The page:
Bitcoin and other cryptocurrencies have been chastised for the amount of e-waste they produce and the amount of energy they use to mine coins. Now, a study has attempted to quantify the environmental impact of Bitcoin mining.
Bitcoin mining produces 30.7 kilotons of e-waste each year, according to a study by StockApps.com. That would cover Luxembourg’s e-waste five times over. Luxembourg is a country with a population of 6,00,000 people.
Cryptocurrencies have been chastised for being inefficient for a long time. This is particularly true for major cryptos such as Bitcoin and Ethereum. Although solutions to reduce the environmental impact of mining these cryptocurrencies are being developed, there is still a lot of room for improvement.
To control the creation of new blocks and the overall state of the cryptocurrency, Bitcoin employs a ‘proof of work’ (PoW) mechanism. On the other hand, ‘proof of stake’ (PoS) uses a simple mechanism to lock coins in a smart contract, and owners stake their coins through a lottery system.
PoW has long been chastised for using more energy than PoS. PoS proponents also argue that it is more secure than PoW, so there is little reason not to use it.
Bitcoin is estimated to consume 127 terawatt-hours of electricity per year, which is equal to Norway’s entire annual electricity consumption.
Bitcoin mining is expensive even on a per-transaction basis: a single coin of BTC consumes 707 kilowatt-hours of electricity, which is 11 times that of Ethereum.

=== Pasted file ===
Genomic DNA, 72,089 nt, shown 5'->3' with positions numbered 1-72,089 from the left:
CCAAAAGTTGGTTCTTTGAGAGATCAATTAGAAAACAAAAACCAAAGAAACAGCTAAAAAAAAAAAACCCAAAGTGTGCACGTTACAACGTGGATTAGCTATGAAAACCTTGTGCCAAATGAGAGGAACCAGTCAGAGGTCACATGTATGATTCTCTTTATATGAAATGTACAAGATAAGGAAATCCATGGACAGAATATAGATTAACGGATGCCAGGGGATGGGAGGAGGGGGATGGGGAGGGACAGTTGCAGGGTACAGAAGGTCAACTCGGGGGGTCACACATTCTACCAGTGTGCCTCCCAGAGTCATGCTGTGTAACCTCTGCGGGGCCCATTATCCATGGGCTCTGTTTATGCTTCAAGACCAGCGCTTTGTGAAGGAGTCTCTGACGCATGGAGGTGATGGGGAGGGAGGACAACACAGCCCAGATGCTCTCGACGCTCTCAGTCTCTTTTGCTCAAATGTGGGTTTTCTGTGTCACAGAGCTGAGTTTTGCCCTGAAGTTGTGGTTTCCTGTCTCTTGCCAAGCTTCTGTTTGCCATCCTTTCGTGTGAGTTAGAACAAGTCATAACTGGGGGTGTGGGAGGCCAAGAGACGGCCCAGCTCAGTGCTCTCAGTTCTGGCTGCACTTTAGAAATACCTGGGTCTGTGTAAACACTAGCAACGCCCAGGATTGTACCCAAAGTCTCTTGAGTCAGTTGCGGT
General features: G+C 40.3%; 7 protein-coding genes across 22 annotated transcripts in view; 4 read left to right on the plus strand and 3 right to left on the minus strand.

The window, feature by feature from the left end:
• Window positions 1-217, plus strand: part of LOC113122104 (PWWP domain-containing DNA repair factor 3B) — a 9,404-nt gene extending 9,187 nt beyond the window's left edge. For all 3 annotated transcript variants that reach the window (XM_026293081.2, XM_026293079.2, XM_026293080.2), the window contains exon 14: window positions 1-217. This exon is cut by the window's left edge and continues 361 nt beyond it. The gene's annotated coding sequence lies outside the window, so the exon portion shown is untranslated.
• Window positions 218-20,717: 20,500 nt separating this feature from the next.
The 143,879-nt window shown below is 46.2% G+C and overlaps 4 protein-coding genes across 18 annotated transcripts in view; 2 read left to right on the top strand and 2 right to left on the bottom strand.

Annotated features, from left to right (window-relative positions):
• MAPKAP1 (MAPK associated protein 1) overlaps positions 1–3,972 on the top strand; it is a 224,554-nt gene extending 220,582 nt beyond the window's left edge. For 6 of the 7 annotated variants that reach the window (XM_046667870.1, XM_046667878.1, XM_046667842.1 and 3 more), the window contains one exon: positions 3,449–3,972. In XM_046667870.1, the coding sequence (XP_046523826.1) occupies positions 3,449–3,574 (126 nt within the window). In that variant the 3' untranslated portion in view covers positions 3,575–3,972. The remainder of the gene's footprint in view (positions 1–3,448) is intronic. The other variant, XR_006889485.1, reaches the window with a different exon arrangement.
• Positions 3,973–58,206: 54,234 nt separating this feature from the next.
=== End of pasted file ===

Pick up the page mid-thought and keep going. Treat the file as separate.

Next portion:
The more difficult mining process for Bitcoin has an impact on mining equipment, which is why it generates so much e-waste.
Application-specific integrated circuits (ASICs) are used by bitcoin miners to mine the cryptocurrency because they are specifically designed for this purpose. ASICs, on the other hand, have a short lifespan of about 18 months, after which they become e-waste.
There are two ways to help Bitcoin’s environmental impact be reduced.
The first option is to switch from the current PoW mechanism to PoS, which experts believe will result in significant energy savings.
The adoption of a pre-mining mechanism, such as that used by XRP, is another solution being proposed. Instead of generating coins on demand, this system would allow algorithms to mine new coins. Experts believe that this will reduce the demand for high-end mining equipment, thereby reducing e-waste.